Obesity is classified as a medical disease, which has gained epidemic proportions worldwide. It has increased drastically in magnitude across almost countries in the world.

Additionally, it causes health complications that touch upon almost all organs and systems in the body. These effects can become serious and cause death.

Obesity is now the second most common cause of preventable death in the world and is soon slated to overcome smoking, which ranks at the number one position.

Having said all that, you cannot underestimate the importance of diagnosing it for its risks and managing it promptly.

Why are obesity diagnostic tests necessary?

You might wonder what is there to diagnose in an obese person. We all can see that he is obese and that should confirm that he has obesity and treatment can be started.

However, there are certain tests for obesity to be done before the treatment option is finalized and management is started.

Besides seeing that he is obese, it is necessary to find out why he has gained weight. There are numerous reasons for his obesity and it is necessary to find out the cause.

Treating obesity without knowing the cause will have no success. The cause of the obesity has to be treated first and obesity will correct itself. For example, his overweight status or obesity could be due to a hypothyroid or due to some medication for some chronic condition he is taking.

Treating the hypothyroidism or stopping and changing the medication will help to contain the extra pounds.

Secondly, there are various health complications that being overweight or obese can lead to. It becomes necessary to determine if the person has been affected by any such problems so that they also can be treated.

Obesity diagnostic guidelines

There is a sequel to the diagnostic options in the assessment of obesity. They are:

  • Taking the personal and family history of the patient
  • A physical examination
  • Measuring the waist circumference
  • Checking for other comorbidities
  • Laboratory blood tests

Personal and family history

Your doctor will ask you questions to find out basically why you have become obese and whether any complications of obesity have set in.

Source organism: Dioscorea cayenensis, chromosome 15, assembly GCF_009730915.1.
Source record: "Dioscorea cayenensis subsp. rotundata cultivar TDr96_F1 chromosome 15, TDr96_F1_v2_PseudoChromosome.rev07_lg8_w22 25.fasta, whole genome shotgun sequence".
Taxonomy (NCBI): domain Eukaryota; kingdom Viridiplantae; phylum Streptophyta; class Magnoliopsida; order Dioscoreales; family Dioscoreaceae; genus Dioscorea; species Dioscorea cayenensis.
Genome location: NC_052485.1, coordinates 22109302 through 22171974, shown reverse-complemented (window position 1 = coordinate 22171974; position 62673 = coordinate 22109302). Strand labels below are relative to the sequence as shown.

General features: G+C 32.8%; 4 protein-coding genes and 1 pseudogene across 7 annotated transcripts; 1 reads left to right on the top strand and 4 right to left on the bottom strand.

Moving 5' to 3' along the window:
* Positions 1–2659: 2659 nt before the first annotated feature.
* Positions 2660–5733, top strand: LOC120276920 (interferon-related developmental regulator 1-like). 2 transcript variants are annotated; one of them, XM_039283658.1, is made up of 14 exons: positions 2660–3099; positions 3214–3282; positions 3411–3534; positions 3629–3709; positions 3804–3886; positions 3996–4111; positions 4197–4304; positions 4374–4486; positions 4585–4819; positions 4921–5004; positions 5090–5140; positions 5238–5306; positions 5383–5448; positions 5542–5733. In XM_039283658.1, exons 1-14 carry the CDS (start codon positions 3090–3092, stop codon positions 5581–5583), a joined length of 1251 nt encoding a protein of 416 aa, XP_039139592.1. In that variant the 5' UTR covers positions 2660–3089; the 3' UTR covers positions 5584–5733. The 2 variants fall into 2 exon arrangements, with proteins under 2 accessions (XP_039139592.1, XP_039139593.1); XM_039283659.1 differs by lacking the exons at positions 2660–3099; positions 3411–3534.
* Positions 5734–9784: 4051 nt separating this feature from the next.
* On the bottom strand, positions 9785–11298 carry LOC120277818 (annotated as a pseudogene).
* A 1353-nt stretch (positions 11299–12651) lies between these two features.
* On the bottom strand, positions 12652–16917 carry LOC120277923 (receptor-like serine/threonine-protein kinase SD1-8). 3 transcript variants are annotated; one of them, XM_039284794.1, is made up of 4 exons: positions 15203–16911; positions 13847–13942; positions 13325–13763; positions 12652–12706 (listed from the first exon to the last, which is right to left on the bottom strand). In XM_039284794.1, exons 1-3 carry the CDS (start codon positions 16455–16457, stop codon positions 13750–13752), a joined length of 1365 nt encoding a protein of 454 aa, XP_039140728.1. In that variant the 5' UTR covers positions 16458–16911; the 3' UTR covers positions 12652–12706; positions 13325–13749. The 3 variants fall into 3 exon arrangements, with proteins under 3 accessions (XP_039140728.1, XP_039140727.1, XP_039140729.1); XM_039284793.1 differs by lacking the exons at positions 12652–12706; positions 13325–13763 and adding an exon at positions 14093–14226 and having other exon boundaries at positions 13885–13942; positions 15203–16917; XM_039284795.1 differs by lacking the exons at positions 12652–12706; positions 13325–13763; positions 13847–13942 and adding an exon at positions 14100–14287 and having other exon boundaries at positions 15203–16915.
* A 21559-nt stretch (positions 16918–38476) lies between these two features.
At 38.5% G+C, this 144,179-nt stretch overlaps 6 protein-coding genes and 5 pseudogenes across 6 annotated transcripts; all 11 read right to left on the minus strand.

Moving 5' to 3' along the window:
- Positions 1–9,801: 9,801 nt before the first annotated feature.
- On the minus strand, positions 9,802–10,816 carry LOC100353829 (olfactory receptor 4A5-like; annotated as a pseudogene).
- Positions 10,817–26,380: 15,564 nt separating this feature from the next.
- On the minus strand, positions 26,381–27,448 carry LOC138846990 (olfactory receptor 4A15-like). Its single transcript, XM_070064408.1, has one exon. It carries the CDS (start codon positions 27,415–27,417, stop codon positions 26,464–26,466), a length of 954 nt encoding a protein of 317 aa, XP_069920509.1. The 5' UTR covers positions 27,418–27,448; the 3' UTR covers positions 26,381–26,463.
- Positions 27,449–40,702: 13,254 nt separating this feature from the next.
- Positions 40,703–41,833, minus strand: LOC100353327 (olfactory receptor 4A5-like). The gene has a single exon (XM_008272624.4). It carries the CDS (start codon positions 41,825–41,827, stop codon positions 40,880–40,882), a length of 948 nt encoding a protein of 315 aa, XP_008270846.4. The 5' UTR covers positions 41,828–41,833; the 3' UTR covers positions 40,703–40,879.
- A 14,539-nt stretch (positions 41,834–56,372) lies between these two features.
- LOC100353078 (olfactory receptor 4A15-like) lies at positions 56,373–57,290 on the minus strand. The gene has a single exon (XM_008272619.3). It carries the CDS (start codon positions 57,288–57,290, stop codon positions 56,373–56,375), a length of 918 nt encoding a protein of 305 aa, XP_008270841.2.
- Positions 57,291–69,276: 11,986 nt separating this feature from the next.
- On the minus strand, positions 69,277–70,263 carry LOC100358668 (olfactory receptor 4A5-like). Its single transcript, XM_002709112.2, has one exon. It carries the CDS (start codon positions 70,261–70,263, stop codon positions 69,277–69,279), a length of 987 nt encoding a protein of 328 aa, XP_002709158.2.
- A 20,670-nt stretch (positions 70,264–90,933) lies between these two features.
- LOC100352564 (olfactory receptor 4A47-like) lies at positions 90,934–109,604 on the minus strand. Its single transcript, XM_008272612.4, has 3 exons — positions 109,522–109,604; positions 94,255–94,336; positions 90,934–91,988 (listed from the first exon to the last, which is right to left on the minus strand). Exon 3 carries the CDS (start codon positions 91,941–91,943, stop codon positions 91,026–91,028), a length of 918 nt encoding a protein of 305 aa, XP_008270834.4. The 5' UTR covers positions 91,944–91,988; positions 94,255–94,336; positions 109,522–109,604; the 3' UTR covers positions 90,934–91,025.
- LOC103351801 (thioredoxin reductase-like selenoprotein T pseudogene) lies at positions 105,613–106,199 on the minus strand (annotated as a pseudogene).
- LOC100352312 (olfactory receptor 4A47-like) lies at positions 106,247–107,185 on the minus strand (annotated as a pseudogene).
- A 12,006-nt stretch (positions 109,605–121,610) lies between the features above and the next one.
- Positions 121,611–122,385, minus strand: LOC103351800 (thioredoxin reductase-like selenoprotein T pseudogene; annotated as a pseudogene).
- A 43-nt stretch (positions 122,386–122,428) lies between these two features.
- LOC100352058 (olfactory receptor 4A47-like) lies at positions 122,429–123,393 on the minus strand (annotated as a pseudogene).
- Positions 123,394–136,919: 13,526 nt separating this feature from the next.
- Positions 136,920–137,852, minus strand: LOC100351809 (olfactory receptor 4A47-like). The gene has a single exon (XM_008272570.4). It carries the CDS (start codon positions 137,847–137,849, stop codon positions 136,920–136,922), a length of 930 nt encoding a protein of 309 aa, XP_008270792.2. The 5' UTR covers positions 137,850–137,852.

• He will ask you since when you have been overweight.
  • What are your eating habits?
  • The level of your physical activity
  • Whether you are on any medication
  • Whether you are under any stress
  • Whether you have a family history of health conditions such as diabetes or hypertension

Physical examination

A physical examination will include checking your temperature, pulse, blood pressure, auscultation of the chest for breathing and heart sounds, palpating the abdomen, looking for any swelling in the neck (for thyroid) and legs. There are a host of other things that the doctor will also check.

He will also evaluate your symptoms and look for signs that can lead him to a provisional diagnosis.

Calculating your BMI

Body mass index (BMI) is a formula to calculate the status of your body fat based on your weight in relation to your height. It is applicable to adult men and women aged 20 and more.

If you are obese, you should check on your BMI at least once a year to make sure on the success of your treatment, which is a long drawn affair.

Your BMI helps the doctor to assess the health risks at your BMI and plan the treatment options.

Measuring your waist circumference and WHR

Besides, the BMI, your waist circumference is an important factor in assessing your health risks.

A bigger waist circumference indicates that most of your fat is stored around your abdomen. This is called visceral or abdominal fat and which is the dangerous fat. It indicates an apple-shaped obesity, which increases your risk of diabetes, heart disease, and metabolic syndrome.

In the pear-shaped obesity, the fat is deposited around the thighs and/or hips and the waist is relatively narrow. This is subcutaneous fat and is believed not to increase your health risks.

WHR or the waist to hip ratio is a measure of your central obesity to calculate your health risks.

You divide the abdominal girth by the measurement around your hips and you arrive at the WHR.

What does the waist circumference tell you?

If you are a woman with a waist circumference of more than 35 inches (80 centimeters) or a man with a waist measurement of more than 40 inches (102 cm), you lie in the danger zone prone to more health risks than those with a lesser waist.

Ruling out other health complications

Obesity has complications that span across almost all your body systems. Hypertension, heart attack, stroke, diabetes, cancer, raised cholesterol, liver disease, gallstones, gout; you name it, your risk touches almost every organ and system in the body.

Your doctor will want to look for signs of these disorders. He will also assess your mental setup to see whether there are any signs of anxiety and depression.

So, before planning your treatment, your doctor will want to rule out these conditions, by your symptoms and tests.

Laboratory and imaging tests

There are so many conditions to rule out that each case will be tested on its merits (or demerits).

Routinely, your doctor will want to do a lipid profile, liver function tests, a fasting and postprandial glucose, thyroid tests and an electrocardiogram (ECG).

All these diagnostic criteria will help to pinpoint the cause and any coexisting health conditions and help in choosing the right therapy options.